13 Oct What business documents should you keep for taxes?
What business documents should you keep for taxes?
The cornerstone of any business is its documents and record-keeping processes. Good records will help you do much with your business, including monitoring the progress of your business, which items are selling, or what changes you need to make.
Keeping good records can increase the likelihood of business success and keep you from paying too much, or too little, in taxes.
The Internal Revenue Service suggests you keep these records for at least four years and up to seven years, to be safe.
Kinds of Business Documents To Keep
Except in a few cases, the law does not require any specific kind of records. With the help of your financial advisor, you can choose any recordkeeping system suited to your business that clearly shows your income and expenses.
While the system is variable, the types of records you keep aren’t.
1. A summary of your business transactions. Your books must show your gross income, as well as your deductions and credits. For most small businesses, the business checkbook is the main source for entries in the business books.
2. Electronic records. All requirements that apply to hard copy books and records also apply to electronic storage systems that maintain tax books and records. An electronic storage system, like Quickbooks, is any system for preparing or keeping your records either by electronic imaging or by transfer to an electronic storage media.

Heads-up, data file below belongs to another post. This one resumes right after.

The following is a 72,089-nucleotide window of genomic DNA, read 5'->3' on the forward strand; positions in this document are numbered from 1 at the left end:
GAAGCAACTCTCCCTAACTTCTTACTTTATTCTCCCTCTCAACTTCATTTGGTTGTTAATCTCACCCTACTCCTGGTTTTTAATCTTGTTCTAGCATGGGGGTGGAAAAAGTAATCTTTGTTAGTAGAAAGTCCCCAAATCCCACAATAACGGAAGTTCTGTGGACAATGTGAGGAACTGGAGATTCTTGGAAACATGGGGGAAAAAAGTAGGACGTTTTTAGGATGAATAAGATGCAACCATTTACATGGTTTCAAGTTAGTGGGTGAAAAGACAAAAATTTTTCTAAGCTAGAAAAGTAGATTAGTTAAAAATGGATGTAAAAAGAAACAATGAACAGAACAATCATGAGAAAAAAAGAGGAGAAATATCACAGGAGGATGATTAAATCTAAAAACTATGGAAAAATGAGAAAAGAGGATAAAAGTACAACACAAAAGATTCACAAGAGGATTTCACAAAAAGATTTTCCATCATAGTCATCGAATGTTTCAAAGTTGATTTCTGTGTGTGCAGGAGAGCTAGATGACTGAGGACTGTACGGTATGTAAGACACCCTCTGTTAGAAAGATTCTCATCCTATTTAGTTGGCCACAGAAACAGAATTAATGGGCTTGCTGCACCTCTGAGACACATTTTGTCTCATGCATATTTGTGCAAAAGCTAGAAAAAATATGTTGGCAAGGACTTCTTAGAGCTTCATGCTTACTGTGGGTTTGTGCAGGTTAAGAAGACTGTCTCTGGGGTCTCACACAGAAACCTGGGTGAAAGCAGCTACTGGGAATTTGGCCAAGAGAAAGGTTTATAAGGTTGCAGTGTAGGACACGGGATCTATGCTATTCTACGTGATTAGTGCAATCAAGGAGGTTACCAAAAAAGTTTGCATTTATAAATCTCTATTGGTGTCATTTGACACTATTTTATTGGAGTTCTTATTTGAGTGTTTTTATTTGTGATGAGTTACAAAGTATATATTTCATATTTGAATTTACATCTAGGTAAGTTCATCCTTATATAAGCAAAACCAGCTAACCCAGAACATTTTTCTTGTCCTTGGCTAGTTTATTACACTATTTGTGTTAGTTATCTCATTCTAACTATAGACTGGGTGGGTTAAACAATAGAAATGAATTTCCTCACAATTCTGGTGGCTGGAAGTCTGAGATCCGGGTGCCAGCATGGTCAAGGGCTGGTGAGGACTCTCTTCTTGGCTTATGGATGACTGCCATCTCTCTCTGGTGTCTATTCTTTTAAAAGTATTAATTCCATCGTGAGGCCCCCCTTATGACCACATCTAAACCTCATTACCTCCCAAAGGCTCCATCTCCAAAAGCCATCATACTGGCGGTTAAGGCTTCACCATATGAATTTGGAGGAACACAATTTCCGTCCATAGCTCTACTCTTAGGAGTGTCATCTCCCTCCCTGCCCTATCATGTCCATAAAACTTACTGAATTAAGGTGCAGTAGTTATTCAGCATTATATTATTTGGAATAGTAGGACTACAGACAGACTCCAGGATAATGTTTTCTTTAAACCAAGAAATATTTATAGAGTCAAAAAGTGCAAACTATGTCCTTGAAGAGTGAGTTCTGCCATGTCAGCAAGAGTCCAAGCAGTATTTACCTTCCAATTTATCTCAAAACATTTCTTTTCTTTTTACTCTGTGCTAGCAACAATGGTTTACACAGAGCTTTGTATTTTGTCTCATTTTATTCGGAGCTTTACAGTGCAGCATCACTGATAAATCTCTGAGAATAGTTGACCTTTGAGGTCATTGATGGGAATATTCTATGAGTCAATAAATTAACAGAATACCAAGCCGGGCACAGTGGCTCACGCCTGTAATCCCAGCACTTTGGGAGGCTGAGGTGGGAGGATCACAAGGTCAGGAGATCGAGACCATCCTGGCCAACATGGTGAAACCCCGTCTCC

3. Gross receipts. Gross receipts are the income you receive from your business. These include cash register tapes, bank deposit slips, receipt books, invoices, and credit card charge slips.
4. Inventory. This is any item you buy and resell to customers. If you are a manufacturer or producer, this includes the cost of all raw materials or parts purchased for manufacture into finished products.
5. Expenses. These are the costs you incur to carry on your business. Your expenses should show the amount paid and that the amount was for a business expense.
6. Assets. These are the property, such as machinery and furniture you own and use in your business. You need records to figure the annual depreciation and the gain or loss when you sell the assets.
If you need to discuss your business’s financial records, record-keeping or Quickbooks, contact us for more information.